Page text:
As far as clinical evolution is concerned, no dyslipidemia profile was significantly associated with this indicator.

4. Discussion

The frequency of dyslipidemia in our study was high at 80.5%.
Studies that have explored dyslipidemias in COVID-19 are mostly systematic reviews and meta-analyses [16,19–21]. The majority of these studies considered the history and comorbidities of patients with COVID-19 to evaluate dyslipidemia, which was defined based on the patients' history. Thus, the frequencies of dyslipidemias in the studies differed considerably. Especially in the Asian studies, the frequency of dyslipidemia was much lower than in the other studies between 1-10% [21–25]. In the USA, dyslipidemia frequencies of 32.5% and 48.7% have been reported [26,27].
In Europe, the frequency of dyslipidemia varied between 28.4% to 65% [28,29]. The fact that dyslipidemias are associated with both environmental and genetic factors may explain these diversities of results. For example, there is a triglyceride paradox that black and Afro-descendant subjects tend to have a low prevalence of HTG despite the presence of high HCH levels [30]. Hyperactivity of lipoprotein lipase and low levels of apolipoprotein CIII compared to the Caucasian subject would be a hypothesis to explain this discrepancy [31].
HCH and HTG were forms of dyslipidemia most represented in our study respectively with frequencies of 45.7% and 43%. Our results is in line with the work published by Zaki et al. who in his review, reported that TC, HDL-c and LDL-c levels were systematically lower in the COVID-19 infected group compared to the control group [20]. Our analysis of the association between the different profil of dyslipidemia and the severity of COVID-19 revealed that HTG (OR = 2.1; CI: 1.1 - 4.1; p = 0.021), TG/HDLc ratio≥4 (OR= 10.1; CI: 3.4-30.1; p<0.001) and TC/HDLc ratio (OR = 5.8; CI: 1.5 - 23.11; p = 0.011) are statistically factors associated with severe form of COVID-19. Our results is in line with Alcantara-Alonso et al. who reported an association of TG/HDL-c with COVID-19 severity [32]. Also, Massana et al. et Yoshikawa et al. reported that higher triglyceride levels before infection were associated with more severe forms of COVID-19 [29,33]. If our study did not objectify any profil of dyslipidemia as an independent risk factor associated with the death of patients with COVID-19, Wen Dai et al. have reported an association between HTG and mortality during COVID-19 [34] and Peng et al. an significant association of TG/HDL-c with the mortality due to COVID-19.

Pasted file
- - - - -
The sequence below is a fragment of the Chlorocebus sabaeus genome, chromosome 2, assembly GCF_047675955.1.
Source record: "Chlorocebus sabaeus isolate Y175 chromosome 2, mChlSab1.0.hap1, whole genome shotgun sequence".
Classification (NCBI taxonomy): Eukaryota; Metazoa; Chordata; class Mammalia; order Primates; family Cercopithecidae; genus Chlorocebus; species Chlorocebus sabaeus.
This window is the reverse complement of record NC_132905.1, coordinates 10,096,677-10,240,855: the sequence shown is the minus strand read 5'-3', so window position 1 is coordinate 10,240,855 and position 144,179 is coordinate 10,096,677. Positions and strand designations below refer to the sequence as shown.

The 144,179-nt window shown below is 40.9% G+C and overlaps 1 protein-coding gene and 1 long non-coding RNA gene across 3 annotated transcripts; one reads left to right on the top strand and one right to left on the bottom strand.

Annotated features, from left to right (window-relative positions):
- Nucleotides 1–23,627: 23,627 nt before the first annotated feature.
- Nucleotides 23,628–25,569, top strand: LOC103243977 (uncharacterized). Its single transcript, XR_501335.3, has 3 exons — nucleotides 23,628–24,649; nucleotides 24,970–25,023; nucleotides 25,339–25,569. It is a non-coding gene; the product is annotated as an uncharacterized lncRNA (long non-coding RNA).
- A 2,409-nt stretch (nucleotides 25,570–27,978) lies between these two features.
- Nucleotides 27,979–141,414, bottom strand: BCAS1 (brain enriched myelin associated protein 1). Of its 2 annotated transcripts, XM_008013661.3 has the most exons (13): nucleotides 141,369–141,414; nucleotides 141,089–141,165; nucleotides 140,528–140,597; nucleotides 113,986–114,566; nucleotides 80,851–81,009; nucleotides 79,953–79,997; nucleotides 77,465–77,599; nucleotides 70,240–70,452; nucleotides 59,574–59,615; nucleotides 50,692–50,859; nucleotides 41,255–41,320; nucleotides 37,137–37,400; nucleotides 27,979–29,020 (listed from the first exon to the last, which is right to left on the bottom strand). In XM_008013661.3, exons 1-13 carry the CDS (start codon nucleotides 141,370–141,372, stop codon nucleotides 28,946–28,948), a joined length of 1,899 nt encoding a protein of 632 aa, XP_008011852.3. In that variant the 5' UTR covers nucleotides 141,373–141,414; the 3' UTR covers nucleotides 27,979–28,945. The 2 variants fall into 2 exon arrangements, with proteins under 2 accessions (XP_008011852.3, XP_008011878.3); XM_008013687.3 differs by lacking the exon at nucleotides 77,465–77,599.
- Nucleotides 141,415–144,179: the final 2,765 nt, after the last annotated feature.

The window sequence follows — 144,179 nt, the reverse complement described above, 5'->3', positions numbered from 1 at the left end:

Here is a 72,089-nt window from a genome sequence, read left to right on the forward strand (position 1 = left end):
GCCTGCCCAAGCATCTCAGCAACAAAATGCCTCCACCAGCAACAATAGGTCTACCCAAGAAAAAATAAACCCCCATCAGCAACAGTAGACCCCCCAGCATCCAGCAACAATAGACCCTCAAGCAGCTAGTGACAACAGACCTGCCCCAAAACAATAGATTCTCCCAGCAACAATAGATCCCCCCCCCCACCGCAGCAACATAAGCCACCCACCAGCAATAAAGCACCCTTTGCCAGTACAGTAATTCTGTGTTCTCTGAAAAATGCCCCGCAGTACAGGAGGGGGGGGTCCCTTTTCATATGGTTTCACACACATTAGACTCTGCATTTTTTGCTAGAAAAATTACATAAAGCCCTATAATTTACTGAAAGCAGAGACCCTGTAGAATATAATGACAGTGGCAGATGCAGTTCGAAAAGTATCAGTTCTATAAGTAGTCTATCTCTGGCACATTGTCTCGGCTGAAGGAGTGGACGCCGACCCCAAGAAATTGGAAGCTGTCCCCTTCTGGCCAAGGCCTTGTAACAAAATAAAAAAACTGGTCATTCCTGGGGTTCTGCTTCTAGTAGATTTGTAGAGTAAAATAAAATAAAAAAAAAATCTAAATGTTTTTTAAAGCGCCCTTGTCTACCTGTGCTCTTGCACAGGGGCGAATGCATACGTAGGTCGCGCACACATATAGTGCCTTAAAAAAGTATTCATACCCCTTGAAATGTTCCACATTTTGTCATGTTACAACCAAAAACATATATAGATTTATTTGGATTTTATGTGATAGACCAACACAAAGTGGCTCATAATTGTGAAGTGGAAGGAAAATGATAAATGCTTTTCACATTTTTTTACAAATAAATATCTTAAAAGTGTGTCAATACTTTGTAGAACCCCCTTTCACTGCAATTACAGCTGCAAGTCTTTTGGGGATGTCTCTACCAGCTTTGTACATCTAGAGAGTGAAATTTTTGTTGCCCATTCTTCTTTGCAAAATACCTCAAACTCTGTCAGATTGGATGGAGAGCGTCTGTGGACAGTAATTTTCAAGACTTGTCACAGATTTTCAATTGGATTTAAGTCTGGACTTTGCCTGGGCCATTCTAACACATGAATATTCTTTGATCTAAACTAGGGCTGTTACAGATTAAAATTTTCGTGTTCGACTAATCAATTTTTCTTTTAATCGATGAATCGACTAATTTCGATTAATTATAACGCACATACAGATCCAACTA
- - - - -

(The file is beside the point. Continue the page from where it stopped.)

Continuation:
The prognosis of COVID-19 involves an overriding inflammatory component with the cytokine storm. Inflammation predictors strongly related to the cytokine storm have been identified during COVID-19, namely C-reactive protein (CRP), serum ferritin, lactate dehydrogenase (LDH) [35]. Zhong et al. showed these cytokine storm’s predictors were significantly correlated with elevated TG levels in COVID-19 patients [36]. Specially for LDH, it has been reported a positive association been elevated LDH and all-cause mortality in individuals with metabolic syndrome [37]. HTG which is a component of the definition of metabolic syndrome is also well knowned as an activator of the NLRP3 inflammasome which triggers the secretion of adipokines and cytokines that induce systemic inflammatory states favorable to viral infections such as COVID-19 or HIV [38].